About that, Jeff interjects, “What happened? You had a huge lead today.”
James jumps in, “Everybody just went haywire.” He points to Tom and Candice as the culprits. Tom retaliates, “He’s (referring to James) is just being kept because he’s a loyal vote. When he says just shut up… that’s what he’s doing. If he’s not saying anything at challenges it’s because he doesn’t know what’s going on.”
Colby and Amanda get into the fray, and James gets the last vituperous word before the vote, “If y’all think that guy can outperform me, vote for me. I just want y’all to win.” Umm, hmm.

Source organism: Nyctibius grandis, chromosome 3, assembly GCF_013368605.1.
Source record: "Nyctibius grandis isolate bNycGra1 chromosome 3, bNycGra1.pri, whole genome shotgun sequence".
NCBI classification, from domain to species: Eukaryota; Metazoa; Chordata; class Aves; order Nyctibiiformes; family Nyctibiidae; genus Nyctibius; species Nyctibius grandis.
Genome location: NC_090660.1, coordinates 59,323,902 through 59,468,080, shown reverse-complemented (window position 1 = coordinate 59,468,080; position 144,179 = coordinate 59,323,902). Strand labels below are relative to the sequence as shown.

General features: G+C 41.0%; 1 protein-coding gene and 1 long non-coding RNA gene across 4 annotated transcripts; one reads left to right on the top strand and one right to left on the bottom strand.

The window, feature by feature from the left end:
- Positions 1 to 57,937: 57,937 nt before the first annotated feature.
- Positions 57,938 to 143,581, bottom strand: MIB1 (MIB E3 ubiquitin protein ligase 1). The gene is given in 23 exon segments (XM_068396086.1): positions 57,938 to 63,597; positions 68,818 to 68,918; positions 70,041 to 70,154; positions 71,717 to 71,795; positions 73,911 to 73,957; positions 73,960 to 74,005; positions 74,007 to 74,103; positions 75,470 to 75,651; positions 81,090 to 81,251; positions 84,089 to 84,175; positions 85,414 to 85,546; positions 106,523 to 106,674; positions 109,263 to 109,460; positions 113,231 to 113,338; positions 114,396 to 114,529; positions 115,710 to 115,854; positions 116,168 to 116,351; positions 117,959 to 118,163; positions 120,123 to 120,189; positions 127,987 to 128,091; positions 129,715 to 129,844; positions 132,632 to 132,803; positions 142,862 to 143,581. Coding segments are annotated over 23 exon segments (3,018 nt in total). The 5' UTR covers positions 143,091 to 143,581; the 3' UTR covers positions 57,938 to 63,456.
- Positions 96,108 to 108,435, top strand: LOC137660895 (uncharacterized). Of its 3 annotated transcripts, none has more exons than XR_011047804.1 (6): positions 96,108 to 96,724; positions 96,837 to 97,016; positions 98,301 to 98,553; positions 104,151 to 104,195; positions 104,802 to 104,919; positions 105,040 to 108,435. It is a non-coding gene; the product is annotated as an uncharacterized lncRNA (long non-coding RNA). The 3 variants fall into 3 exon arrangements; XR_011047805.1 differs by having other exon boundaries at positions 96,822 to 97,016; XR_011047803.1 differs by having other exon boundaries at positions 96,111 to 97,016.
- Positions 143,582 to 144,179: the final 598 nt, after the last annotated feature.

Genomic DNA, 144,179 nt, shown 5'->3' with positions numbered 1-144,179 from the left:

Tom votes for James. He offers his judgment, “All Mass, No Class.”
As Jeff begins to read off the votes, Colby looks nauseated. He and Tom have voted James; the others have all case their votes against Tom. Tom wishes the tribe well as his torch is snuffed: “Be safe out there, guys.”
Jeff dismisses the Heroes, “It’s clear that even with a bad leg James is still more valuable to this tribe than Tom.”
Next week: It’s March Madness—we’ll have to do without Survivor ‘til Wednesday, March 24—when “Boston Rob becomes Russell’s judge, jury and executioner.”